There is a Red Sea locust warning in the UAE and it’s REAL
When the United Nations warned massive swarms of locusts were heading to Saudi Arabia and Egypt along the shores of the Red Sea, we didn’t take too much notice. Then, last month, Abu Dhabi's Al Dhafra area was covered in a cloud of flying insects. And now they seem to be in Dubai, too.
This morning, much to our horror, an Ahlan! team member came across two gigantic locusts on a 12th floor balcony in Barsha Heights. EEK!
The UN is now asking the various countries in the flight path to take precautions.
"Good rains along the Red Sea coastal plains in Eritrea and Sudan have allowed two generations of breeding since October, leading to a substantial increase in locust populations and the formation of highly mobile swarms," the UN’s Food and Agriculture Organisation said last week.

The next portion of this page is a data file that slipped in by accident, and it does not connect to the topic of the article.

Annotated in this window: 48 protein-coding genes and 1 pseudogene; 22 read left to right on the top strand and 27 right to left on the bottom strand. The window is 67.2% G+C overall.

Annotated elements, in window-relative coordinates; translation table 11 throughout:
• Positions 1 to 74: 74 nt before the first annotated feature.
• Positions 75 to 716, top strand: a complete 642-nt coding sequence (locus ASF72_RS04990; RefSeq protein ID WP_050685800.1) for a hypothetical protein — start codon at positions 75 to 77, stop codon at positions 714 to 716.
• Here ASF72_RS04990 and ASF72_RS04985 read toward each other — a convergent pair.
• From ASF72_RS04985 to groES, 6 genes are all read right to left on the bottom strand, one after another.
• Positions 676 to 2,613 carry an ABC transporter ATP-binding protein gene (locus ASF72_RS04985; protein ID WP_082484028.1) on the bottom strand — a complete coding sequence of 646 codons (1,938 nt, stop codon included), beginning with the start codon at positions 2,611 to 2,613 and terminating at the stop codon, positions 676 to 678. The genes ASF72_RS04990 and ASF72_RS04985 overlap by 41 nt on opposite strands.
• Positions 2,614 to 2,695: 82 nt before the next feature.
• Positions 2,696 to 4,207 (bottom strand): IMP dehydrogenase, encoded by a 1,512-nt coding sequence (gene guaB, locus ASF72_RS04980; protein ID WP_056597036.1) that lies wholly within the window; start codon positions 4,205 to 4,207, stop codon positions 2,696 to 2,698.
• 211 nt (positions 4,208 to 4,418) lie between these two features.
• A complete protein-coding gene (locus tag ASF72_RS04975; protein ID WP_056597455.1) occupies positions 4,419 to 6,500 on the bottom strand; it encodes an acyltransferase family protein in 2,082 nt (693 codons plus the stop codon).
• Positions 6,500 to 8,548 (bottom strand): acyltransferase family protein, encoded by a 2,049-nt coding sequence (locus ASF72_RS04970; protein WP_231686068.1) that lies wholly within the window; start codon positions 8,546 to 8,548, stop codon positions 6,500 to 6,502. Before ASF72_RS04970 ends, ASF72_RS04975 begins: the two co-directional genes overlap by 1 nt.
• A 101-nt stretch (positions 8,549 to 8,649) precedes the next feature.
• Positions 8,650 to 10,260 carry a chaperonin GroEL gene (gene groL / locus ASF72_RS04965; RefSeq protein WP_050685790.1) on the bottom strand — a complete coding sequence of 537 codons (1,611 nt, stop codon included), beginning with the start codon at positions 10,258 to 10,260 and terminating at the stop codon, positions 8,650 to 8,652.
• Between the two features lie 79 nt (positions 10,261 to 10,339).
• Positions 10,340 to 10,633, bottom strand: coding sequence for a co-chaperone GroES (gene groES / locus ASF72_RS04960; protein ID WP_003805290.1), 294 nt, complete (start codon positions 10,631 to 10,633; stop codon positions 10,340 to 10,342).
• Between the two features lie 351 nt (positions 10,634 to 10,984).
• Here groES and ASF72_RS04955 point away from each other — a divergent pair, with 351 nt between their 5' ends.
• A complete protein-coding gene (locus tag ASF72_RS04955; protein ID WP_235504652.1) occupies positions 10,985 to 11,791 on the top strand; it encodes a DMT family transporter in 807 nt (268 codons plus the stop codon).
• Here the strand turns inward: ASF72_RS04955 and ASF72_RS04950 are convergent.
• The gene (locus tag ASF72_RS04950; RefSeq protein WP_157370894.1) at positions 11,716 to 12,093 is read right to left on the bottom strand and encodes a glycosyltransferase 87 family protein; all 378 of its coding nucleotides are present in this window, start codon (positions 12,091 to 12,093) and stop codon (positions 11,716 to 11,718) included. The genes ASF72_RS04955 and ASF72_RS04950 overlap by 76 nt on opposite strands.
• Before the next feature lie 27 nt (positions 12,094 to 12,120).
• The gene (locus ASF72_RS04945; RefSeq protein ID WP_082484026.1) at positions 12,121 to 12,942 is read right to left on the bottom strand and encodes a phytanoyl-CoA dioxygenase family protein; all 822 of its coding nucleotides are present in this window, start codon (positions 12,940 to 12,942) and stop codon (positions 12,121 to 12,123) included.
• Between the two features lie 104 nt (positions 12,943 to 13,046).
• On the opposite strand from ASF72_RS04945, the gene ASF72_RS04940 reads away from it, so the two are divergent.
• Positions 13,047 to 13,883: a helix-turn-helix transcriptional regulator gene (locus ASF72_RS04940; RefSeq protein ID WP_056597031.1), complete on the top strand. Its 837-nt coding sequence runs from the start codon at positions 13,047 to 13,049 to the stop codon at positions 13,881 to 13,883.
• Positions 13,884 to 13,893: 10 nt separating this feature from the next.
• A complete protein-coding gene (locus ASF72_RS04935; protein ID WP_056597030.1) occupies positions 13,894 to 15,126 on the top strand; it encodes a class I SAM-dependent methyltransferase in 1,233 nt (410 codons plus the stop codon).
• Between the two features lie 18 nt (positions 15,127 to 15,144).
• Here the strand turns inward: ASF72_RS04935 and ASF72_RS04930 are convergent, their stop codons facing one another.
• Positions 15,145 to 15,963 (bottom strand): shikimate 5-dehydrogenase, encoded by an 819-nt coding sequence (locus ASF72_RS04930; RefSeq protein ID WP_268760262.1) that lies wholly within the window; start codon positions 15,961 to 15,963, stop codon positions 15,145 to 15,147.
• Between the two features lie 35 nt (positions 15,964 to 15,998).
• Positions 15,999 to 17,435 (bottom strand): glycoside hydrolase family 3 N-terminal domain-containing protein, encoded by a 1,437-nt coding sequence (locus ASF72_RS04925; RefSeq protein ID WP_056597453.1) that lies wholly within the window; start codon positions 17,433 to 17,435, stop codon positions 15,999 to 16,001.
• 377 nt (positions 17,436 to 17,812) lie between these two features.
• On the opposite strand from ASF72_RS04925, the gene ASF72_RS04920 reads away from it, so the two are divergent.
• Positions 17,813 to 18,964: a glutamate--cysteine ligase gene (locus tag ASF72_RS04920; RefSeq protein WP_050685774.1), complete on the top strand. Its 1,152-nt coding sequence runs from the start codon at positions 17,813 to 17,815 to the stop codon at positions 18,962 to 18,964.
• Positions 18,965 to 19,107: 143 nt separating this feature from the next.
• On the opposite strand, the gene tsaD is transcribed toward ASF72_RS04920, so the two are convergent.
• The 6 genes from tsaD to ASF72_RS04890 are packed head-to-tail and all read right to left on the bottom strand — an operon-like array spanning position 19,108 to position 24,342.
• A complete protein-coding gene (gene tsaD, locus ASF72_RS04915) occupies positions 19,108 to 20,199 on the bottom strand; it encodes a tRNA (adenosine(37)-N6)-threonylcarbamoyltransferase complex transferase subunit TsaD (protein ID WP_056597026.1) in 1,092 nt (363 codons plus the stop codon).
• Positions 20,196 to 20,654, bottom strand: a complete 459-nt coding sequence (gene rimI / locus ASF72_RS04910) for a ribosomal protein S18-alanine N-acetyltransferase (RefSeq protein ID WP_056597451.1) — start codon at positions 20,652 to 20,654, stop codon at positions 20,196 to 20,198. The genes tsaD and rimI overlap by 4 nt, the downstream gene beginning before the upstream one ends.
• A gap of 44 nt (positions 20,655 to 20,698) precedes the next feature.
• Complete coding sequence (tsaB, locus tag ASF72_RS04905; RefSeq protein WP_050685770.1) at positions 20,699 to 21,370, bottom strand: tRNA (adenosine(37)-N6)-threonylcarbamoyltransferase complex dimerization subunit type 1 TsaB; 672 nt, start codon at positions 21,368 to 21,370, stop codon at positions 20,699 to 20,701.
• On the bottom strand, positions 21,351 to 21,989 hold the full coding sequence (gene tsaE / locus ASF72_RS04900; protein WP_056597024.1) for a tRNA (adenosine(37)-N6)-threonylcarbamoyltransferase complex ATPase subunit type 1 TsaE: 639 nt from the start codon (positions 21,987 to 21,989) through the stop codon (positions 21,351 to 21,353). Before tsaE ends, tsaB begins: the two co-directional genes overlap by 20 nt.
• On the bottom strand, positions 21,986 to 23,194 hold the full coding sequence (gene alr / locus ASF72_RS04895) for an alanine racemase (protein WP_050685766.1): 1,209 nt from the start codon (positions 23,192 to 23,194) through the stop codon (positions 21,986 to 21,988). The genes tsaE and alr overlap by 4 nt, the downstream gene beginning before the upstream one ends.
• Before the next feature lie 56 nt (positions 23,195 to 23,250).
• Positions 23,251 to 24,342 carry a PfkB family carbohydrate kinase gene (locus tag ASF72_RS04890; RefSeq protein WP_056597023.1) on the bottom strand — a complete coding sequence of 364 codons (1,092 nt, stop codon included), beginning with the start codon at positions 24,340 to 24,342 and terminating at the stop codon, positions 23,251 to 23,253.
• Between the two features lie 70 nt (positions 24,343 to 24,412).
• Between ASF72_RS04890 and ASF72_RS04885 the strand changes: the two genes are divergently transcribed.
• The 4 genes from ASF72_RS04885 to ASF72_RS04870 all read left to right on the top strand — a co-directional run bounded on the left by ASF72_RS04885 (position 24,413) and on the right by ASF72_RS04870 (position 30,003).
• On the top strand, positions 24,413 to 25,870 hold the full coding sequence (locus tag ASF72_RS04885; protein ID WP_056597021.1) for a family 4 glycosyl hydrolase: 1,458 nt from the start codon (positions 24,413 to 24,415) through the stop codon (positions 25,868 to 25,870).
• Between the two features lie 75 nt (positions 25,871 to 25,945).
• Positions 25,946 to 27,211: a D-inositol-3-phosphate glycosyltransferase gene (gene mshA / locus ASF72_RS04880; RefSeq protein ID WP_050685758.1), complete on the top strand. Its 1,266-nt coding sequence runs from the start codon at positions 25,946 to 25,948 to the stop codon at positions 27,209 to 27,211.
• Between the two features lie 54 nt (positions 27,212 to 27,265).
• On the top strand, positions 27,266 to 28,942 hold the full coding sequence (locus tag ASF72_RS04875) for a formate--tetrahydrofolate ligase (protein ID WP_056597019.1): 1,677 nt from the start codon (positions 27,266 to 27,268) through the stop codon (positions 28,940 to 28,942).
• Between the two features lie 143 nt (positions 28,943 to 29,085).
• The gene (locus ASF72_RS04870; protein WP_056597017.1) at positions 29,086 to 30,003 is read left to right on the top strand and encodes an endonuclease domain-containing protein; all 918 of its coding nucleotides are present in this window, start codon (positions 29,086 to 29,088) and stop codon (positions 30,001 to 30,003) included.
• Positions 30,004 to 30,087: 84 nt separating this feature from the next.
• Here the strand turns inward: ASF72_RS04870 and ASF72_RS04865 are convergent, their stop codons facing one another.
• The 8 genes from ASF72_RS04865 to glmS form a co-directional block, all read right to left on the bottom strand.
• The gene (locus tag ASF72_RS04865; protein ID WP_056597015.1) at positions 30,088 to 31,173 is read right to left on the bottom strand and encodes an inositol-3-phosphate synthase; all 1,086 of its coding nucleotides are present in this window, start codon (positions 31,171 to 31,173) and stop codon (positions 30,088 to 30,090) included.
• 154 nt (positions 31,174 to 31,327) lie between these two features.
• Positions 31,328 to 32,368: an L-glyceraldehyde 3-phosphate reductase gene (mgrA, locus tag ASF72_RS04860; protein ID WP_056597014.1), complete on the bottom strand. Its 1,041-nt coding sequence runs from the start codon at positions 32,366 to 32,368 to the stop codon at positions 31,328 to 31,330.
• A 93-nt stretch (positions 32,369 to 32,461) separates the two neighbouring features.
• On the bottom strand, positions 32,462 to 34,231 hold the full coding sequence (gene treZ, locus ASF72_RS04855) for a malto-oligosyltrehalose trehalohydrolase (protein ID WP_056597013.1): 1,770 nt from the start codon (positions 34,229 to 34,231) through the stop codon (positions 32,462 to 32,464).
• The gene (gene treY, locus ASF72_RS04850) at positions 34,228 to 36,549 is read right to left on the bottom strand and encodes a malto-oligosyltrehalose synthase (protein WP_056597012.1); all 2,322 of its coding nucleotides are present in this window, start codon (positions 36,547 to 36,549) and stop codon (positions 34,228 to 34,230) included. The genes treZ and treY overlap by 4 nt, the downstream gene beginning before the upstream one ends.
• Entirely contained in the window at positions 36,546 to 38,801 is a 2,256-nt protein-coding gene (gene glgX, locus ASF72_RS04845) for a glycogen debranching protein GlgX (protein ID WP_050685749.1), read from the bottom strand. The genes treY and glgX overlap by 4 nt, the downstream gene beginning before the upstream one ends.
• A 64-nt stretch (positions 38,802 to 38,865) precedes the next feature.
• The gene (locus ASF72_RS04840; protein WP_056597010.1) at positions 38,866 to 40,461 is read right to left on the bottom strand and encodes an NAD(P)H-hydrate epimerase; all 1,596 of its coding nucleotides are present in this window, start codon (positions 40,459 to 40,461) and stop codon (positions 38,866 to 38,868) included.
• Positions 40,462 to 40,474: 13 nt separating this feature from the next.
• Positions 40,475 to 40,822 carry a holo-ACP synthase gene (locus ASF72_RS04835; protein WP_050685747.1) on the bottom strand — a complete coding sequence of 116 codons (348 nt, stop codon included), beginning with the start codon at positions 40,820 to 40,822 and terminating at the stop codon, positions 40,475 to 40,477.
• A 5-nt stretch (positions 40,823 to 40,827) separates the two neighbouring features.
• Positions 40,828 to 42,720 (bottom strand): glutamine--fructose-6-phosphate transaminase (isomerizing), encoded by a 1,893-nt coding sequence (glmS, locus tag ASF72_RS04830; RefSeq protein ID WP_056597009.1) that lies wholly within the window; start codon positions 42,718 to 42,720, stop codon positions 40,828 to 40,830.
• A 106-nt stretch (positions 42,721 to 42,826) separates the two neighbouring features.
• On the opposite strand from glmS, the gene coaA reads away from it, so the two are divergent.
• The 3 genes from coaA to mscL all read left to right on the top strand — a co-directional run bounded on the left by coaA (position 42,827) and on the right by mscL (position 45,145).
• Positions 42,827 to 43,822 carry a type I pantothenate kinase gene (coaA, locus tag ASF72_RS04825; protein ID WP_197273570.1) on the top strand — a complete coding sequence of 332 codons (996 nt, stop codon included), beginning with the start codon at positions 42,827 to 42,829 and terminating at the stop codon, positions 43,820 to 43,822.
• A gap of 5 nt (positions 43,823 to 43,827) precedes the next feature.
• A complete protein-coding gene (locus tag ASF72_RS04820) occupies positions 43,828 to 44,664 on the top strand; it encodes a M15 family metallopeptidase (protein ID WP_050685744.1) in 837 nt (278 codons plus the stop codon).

Here’s why the locusts are a problem: Adult locusts can eat their entire body weight in fresh vegetation every day. In fact, a small swarm can eat enough food for 35,000 people in a mere 24 hours.
Also, a female locust is able to lay around 300 eggs, meaning swarms can easily become miles wide made up of millions of insects, stripping the land bare as they pass through.
Our windows and doors are officially shut.